Intellectual property: it may be one of the most unsexy topics in economics, but the strange market that is Jordan always makes even the most boring of topics, quite interesting. In these past 5 years, two entwining phenomena have arisen. The first being Jordan’s discovery that in order to enhance an investor environment as well as produce a local ideas economy, intellectual property is a necessity. And so a campaign began to form, where the government went after IP violators, with threats, fines, jail time and shop closures. As this was happening the second phenomena gave way: broadband Internet. This of course enabled people to download movies, software, video games and music albums, and sell them at a very cheap price, nearly anywhere you can imagine.
Now law enforcement has been pretty lax when it comes to this sudden industry of 1JD movies. In the balad (downtown area), there are whole shops that store literally thousands of movies, games and what not. In the past year, one road has become home to roughly 10 of these shops all within spitting distance of one another. At times, one of these shops will suddenly close down for a week or so while its owner does some jail time. But then it opens back up.
I often wondered why law enforcement hasn’t closed these shops properly. I’m assuming that Sony and Warner Brothers studios all the way in Hollywood, are not all that interested in the on goings of Amman’s balad. And I’m also assuming that perhaps law enforcement is concerned more with the bigger fish in the sea. Truth be told, cheap copies of movies and games are merely a drop of water in an endless sea when it comes to intellectual property.
In Jordan, designers can copy and produce the designs of fellow designers. Be it in the form of a poster, a logo an advertisement or even tangible manufactured products such as jewelry, medicine, and textiles. The infringement on the latter goods produces yet another industrial problem: knock offs. The flooding of the market with (literally) cheaper alternatives.
This is to say nothing of stunting the growth of an ideas economy, where innovation can reign supreme and unharmed by the fear of someone, anyone, stealing another’s’ idea.
My boss, an economist in his own right, believes that this may be the reason for low American investment in the country as opposed to their European counterparts. While the Europeans will often come to Jordan in person, willing to invest, the Americans will first send their lawyers. The farther you are from your investment and your market, the more you need to ensure there are laws that safeguard your investment.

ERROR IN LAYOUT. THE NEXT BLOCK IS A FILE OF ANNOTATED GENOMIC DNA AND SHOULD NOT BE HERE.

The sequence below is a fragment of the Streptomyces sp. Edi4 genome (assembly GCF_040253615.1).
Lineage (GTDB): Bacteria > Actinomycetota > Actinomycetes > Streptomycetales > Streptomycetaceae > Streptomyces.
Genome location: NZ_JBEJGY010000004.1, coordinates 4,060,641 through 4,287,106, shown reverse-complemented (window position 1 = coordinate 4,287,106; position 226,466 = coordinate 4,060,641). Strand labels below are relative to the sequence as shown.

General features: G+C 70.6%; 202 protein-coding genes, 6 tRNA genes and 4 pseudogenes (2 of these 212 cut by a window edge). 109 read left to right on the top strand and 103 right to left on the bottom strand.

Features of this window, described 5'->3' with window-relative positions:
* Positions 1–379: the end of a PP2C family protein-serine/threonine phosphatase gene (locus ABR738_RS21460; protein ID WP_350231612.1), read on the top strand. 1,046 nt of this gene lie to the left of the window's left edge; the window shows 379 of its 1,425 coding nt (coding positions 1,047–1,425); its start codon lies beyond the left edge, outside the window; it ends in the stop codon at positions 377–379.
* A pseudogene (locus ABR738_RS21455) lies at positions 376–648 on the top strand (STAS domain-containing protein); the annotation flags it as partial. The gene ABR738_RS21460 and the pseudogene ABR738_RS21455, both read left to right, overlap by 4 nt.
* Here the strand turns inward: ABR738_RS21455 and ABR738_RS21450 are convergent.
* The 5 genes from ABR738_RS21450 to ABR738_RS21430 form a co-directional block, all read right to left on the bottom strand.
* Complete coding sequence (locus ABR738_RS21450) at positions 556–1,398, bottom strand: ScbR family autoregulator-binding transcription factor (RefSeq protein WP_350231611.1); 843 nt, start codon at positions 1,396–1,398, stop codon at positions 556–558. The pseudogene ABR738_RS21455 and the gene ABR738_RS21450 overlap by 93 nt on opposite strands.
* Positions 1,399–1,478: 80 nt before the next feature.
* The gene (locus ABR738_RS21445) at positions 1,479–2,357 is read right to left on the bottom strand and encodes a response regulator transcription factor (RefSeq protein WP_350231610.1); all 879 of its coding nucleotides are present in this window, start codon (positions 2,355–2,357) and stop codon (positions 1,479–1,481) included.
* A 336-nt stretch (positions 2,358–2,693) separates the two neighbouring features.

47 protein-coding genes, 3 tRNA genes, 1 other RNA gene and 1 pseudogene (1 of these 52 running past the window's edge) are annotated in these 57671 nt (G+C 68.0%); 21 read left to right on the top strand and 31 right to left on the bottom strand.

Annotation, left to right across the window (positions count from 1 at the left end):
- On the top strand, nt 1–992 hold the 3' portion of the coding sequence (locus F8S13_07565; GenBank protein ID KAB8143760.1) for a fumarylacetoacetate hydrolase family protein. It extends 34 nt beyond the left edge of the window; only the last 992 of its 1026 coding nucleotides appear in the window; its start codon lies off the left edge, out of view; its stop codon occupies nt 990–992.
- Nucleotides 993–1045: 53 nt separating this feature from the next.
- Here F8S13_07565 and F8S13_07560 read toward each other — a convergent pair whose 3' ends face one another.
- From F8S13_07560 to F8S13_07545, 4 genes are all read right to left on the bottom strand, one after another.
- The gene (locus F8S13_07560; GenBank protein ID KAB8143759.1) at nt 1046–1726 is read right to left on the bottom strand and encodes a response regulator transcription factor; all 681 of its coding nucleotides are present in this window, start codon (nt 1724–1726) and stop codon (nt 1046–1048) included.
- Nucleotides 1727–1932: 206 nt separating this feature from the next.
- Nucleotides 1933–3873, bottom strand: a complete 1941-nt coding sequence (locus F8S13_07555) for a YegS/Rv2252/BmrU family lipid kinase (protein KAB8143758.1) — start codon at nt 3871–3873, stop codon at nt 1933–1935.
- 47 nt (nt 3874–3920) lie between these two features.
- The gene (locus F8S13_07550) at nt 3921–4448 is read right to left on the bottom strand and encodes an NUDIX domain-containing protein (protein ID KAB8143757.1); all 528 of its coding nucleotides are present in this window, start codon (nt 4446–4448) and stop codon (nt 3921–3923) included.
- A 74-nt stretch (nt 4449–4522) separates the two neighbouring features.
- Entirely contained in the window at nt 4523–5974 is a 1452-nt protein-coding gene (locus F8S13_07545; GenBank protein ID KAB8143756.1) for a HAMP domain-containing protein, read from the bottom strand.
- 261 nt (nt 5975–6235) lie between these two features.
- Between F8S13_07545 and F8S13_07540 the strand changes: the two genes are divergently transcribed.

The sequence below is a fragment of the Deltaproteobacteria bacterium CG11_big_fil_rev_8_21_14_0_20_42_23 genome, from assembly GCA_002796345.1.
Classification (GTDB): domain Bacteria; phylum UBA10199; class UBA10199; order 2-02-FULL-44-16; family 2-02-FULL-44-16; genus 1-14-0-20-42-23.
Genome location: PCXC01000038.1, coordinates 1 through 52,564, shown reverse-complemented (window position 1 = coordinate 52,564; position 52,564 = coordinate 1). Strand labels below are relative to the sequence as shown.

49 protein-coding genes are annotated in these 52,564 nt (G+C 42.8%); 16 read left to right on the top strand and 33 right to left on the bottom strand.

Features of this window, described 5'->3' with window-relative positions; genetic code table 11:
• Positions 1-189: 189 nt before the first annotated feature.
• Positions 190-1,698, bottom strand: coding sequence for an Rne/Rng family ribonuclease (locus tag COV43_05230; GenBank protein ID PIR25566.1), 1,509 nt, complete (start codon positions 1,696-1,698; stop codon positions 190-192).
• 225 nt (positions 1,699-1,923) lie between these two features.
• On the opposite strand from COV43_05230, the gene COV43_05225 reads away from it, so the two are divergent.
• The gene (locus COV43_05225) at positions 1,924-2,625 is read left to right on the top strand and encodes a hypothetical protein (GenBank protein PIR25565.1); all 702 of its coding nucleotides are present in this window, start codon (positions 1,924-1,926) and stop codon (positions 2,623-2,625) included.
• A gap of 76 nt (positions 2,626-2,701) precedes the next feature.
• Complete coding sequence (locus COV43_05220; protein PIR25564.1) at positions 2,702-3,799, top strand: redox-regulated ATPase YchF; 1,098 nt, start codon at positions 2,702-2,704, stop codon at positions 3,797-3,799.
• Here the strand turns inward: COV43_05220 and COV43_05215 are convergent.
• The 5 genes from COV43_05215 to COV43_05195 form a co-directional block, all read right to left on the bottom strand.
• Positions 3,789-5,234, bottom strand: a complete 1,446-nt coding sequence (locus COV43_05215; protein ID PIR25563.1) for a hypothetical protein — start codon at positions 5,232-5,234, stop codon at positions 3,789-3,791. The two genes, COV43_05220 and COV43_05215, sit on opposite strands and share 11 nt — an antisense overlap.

Now I personally disagree with some of these general points.
I am not defending the status quo, but I’m also trying to put it into context.
Because naturally I’m forced to ask myself these questions:
Would having strict IP laws and enforcement of those laws really produce an ideas economy in Jordan? Would it really increase American, or any other type of, investment in the country?
I think the answers to the question may be a diluted “yes”, simply because while I see IP laws as a necessity in the investment arena, they are not the whole ballgame. A foreign investor is probably thinking about the safety and stability of Jordan in its regional context before all else. And while innovation does exist on the local front, I’m not sure if it will flourish when protected by IP laws.
Moreover, and possibly more importantly, are these reasons enough to offset the costs of implementing such laws?
In other words, if I don’t have 5JDs to go to the cinema, or rent a DVD. If I don’t have 100JDs to buy a real dress shirt. I don’t have the money to buy the gold necklace that’s sold for three times as much at the shop whose designer originally designed it. If most of us are making relatively low wages, how is it possible to afford so many of the things we often consume given the current economic status? IP laws would only wash out the copies consumed by the many, and leave only the expensive originals for the few.
Most Jordanians would prefer the cheaper variety of anything, even if it comes at the cost of quality. It’s as the old Arab adage goes: “to the Arab, it’s all soap (all the same)”.
Speaking for myself, I really don’t have a lifestyle that would all that much be altered by the existence or implementation of such laws.
Just as long as they leave my 1JD movies alone.